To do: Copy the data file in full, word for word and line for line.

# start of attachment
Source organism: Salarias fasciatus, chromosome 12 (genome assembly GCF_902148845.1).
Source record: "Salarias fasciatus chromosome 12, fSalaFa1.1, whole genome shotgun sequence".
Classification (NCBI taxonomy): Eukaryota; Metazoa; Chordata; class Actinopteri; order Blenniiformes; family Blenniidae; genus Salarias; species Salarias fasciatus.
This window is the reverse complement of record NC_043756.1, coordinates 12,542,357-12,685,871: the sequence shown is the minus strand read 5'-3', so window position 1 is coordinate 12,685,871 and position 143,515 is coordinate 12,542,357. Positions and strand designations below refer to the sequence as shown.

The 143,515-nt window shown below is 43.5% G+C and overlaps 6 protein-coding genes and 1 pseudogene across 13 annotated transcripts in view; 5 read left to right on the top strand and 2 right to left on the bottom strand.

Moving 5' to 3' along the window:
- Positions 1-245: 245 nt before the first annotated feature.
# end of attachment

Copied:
Source organism: Salarias fasciatus, chromosome 12 (genome assembly GCF_902148845.1).
Source record: "Salarias fasciatus chromosome 12, fSalaFa1.1, whole genome shotgun sequence".
Classification (NCBI taxonomy): Eukaryota; Metazoa; Chordata; class Actinopteri; order Blenniiformes; family Blenniidae; genus Salarias; species Salarias fasciatus.
This window is the reverse complement of record NC_043756.1, coordinates 12,542,357-12,685,871: the sequence shown is the minus strand read 5'-3', so window position 1 is coordinate 12,685,871 and position 143,515 is coordinate 12,542,357. Positions and strand designations below refer to the sequence as shown.

The 143,515-nt window shown below is 43.5% G+C and overlaps 6 protein-coding genes and 1 pseudogene across 13 annotated transcripts in view; 5 read left to right on the top strand and 2 right to left on the bottom strand.

Moving 5' to 3' along the window:
- Positions 1-245: 245 nt before the first annotated feature.